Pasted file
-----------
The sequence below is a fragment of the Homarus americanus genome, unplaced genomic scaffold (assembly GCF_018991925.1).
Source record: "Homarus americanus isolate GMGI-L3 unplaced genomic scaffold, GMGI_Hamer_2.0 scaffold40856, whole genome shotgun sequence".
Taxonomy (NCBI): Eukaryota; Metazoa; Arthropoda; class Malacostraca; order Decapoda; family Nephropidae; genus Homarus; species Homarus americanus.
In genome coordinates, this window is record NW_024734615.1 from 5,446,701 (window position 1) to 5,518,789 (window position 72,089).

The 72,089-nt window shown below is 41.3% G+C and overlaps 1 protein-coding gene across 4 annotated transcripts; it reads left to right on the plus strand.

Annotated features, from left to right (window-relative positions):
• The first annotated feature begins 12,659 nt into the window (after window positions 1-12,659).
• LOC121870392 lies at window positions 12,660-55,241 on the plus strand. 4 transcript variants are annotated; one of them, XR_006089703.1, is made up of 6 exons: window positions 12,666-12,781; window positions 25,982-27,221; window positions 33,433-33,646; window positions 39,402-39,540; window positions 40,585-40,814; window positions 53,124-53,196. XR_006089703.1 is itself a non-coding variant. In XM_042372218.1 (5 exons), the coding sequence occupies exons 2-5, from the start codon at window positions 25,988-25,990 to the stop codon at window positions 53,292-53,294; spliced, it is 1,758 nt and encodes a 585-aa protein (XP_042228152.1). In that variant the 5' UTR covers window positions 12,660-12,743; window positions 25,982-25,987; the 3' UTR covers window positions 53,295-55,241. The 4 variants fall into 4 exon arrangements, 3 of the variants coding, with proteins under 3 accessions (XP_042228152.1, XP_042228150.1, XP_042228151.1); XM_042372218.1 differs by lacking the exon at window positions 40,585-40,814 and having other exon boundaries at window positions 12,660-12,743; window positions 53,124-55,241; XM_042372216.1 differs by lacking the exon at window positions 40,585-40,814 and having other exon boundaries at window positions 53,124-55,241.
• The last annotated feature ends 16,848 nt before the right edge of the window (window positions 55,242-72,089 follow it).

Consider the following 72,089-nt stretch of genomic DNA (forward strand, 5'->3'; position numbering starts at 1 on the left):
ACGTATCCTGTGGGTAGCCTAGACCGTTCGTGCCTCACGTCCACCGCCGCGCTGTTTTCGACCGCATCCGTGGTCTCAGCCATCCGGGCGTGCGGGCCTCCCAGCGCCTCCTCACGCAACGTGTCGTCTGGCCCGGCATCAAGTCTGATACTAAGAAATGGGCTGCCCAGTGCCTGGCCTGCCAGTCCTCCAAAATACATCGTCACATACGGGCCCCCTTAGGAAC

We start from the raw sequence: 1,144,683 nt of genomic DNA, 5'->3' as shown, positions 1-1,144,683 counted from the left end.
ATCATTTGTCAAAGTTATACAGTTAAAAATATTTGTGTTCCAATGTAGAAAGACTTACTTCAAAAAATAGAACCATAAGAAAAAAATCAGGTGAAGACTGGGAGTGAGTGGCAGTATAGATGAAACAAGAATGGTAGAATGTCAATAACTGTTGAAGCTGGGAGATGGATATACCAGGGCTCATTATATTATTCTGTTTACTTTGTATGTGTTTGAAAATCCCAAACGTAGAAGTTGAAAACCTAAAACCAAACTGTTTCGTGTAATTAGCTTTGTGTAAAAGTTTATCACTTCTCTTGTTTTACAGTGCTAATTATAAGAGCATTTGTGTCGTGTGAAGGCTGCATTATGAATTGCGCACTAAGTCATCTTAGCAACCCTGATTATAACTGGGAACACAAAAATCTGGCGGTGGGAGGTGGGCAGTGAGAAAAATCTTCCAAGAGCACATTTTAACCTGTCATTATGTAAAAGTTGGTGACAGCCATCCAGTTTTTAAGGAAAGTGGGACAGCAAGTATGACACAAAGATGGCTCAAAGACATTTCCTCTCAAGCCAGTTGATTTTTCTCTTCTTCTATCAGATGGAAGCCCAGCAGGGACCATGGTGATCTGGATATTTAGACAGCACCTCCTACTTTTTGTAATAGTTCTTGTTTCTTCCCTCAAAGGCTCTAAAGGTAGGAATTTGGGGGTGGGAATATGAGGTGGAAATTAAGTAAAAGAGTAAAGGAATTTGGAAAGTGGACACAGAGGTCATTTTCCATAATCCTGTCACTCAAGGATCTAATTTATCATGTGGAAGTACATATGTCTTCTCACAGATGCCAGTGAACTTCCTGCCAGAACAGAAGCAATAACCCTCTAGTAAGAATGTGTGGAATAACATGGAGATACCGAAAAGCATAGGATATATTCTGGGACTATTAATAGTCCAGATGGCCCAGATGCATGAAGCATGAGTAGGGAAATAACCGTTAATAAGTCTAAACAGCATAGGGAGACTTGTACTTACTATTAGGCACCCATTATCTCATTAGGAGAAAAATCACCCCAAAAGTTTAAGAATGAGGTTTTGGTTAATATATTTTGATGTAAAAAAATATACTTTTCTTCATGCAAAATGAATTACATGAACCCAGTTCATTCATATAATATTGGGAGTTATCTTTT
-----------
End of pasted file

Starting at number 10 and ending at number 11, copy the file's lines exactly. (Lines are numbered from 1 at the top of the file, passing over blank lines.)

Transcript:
Consider the following 72,089-nt stretch of genomic DNA (forward strand, 5'->3'; position numbering starts at 1 on the left):
ACGTATCCTGTGGGTAGCCTAGACCGTTCGTGCCTCACGTCCACCGCCGCGCTGTTTTCGACCGCATCCGTGGTCTCAGCCATCCGGGCGTGCGGGCCTCCCAGCGCCTCCTCACGCAACGTGTCGTCTGGCCCGGCATCAAGTCTGATACTAAGAAATGGGCTGCCCAGTGCCTGGCCTGCCAGTCCTCCAAAATACATCGTCACATACGGGCCCCCTTAGGAAC